When the terrible shock of Lincoln’s assassination first echoed forth on the morning of April 15, 1865, carrying the word to an as-yet unknowing world, friend and foe alike took pause to reflect upon the meaning of it all. One of the most interesting facets of such an historical moment is how it may tend to freeze, reveal, or reverse the true feelings of one person about another. At such a time, much of note, from the abhorrent to the altruistic, may come to light. Such was the case with the death of Lincoln.
After four years of intense conflict, the war had left virtually nothing untouched. Emotions, already frayed in border communities, finally snapped in Maryland. Nine days before the President’s death, the outspoken, and increasingly unpopular, Southern-leaning editor of Westminster’s Western Maryland Democrat, Joseph Shaw, had called upon “Providence” to relieve the country of its burden, to clear the way for Andrew Johnson. After Booth struck, a mob destroyed Shaw’s newspaper press, and he was subsequently murdered by a group of five men, who beat, shot and stabbed him to death. Given the larger mood of the country at the moment, it is perhaps unsurprising that while all five were later tried, they were acquitted of the charges.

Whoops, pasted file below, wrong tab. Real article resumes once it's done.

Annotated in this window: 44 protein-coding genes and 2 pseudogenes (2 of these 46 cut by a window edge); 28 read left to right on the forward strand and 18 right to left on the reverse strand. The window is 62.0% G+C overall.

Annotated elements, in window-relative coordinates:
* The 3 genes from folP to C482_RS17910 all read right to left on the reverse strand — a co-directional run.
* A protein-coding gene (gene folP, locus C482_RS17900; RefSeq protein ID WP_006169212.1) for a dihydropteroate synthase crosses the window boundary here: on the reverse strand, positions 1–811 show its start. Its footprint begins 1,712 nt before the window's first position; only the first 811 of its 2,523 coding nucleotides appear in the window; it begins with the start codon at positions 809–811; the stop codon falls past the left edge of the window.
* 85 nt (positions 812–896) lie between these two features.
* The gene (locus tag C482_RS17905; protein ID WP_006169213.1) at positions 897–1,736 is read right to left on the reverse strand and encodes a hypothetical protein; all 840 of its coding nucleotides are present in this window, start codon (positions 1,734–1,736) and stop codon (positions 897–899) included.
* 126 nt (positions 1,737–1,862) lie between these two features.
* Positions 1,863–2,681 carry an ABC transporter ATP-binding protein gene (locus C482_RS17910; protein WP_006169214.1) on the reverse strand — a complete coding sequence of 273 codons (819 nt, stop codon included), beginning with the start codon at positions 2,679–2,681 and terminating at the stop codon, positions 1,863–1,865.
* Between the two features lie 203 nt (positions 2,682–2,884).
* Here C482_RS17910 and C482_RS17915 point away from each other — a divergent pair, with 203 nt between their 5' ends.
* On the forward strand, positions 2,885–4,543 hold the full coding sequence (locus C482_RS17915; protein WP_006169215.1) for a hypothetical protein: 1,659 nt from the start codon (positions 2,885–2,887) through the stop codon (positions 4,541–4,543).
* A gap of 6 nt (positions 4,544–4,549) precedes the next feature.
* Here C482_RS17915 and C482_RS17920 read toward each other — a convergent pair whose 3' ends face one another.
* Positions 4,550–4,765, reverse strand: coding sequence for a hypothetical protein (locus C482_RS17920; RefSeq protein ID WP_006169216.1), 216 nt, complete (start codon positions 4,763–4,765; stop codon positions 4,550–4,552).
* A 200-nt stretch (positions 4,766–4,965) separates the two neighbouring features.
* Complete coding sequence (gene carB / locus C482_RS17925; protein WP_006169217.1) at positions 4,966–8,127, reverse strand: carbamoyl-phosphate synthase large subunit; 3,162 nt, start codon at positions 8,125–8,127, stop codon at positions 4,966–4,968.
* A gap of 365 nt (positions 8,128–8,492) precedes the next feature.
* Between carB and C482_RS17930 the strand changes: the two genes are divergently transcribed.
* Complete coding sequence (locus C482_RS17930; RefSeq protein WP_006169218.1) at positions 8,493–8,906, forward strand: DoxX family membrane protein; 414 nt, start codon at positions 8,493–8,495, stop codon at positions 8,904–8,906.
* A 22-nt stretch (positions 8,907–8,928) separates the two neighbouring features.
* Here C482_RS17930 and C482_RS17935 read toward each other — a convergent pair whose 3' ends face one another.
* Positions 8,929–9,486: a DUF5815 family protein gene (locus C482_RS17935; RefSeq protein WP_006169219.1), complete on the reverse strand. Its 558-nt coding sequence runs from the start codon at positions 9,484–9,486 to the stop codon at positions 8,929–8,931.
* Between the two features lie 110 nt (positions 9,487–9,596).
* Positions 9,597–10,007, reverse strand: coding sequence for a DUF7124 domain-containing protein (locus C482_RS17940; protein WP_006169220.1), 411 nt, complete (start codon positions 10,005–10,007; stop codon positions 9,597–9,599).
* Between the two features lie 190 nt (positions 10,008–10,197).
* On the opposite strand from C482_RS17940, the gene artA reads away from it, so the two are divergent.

Word of the President’s murder quickly spread “a thousand directions,” and by April 26th it was known across the Atlantic.
From the April 26, 1865, London Times –